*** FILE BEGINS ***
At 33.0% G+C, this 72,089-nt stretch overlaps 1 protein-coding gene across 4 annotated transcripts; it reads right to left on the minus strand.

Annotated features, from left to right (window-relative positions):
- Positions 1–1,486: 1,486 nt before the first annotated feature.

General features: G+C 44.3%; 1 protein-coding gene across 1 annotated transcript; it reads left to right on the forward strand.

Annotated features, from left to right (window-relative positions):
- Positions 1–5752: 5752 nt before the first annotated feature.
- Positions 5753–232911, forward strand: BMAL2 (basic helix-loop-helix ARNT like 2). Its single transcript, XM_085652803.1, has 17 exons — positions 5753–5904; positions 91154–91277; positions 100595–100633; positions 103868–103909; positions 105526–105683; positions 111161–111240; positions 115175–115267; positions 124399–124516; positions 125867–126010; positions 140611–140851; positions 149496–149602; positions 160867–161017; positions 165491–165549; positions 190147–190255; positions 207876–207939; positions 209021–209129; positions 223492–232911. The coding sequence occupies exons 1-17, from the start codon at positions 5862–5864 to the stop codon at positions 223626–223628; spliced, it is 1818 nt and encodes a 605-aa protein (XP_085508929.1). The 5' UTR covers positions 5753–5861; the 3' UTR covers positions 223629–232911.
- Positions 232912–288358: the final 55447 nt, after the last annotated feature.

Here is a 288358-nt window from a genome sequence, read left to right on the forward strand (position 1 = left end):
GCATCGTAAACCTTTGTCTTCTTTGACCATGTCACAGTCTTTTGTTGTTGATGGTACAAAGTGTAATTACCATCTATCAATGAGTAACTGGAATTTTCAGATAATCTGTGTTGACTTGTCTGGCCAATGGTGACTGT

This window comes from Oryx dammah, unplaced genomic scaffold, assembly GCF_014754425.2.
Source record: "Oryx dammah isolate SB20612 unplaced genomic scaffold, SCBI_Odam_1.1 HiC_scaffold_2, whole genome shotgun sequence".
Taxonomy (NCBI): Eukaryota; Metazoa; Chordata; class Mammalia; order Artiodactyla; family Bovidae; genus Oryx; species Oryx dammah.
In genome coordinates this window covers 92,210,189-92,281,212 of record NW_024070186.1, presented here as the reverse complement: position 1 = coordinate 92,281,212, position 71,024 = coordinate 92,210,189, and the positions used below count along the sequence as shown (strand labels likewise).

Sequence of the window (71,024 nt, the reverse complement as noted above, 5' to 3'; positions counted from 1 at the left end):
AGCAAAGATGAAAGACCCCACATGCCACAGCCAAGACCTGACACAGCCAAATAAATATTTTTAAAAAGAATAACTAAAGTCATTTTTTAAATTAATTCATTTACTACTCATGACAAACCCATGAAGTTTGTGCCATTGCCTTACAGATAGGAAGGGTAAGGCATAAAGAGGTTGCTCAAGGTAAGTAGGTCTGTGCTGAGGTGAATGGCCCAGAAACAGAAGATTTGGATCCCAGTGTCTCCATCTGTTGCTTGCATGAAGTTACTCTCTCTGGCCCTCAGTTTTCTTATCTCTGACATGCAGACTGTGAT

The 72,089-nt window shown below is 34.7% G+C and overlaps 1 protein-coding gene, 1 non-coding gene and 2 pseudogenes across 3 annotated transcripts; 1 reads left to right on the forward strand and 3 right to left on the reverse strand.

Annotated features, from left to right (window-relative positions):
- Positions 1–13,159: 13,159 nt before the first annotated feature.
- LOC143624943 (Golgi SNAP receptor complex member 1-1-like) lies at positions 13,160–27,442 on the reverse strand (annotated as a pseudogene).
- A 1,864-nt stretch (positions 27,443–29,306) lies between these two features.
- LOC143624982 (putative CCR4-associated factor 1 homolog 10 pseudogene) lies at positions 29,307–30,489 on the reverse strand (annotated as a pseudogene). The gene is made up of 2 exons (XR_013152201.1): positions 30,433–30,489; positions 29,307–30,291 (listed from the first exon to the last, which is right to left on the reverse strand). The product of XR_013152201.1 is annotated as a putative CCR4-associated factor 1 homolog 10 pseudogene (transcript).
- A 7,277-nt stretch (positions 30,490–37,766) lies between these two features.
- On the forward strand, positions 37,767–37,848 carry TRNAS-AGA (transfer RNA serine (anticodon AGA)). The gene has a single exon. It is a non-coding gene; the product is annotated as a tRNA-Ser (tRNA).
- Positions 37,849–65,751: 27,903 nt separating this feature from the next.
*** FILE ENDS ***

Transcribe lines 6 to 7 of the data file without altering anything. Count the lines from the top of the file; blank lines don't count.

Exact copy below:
- Positions 1–5752: 5752 nt before the first annotated feature.
- Positions 5753–232911, forward strand: BMAL2 (basic helix-loop-helix ARNT like 2). Its single transcript, XM_085652803.1, has 17 exons — positions 5753–5904; positions 91154–91277; positions 100595–100633; positions 103868–103909; positions 105526–105683; positions 111161–111240; positions 115175–115267; positions 124399–124516; positions 125867–126010; positions 140611–140851; positions 149496–149602; positions 160867–161017; positions 165491–165549; positions 190147–190255; positions 207876–207939; positions 209021–209129; positions 223492–232911. The coding sequence occupies exons 1-17, from the start codon at positions 5862–5864 to the stop codon at positions 223626–223628; spliced, it is 1818 nt and encodes a 605-aa protein (XP_085508929.1). The 5' UTR covers positions 5753–5861; the 3' UTR covers positions 223629–232911.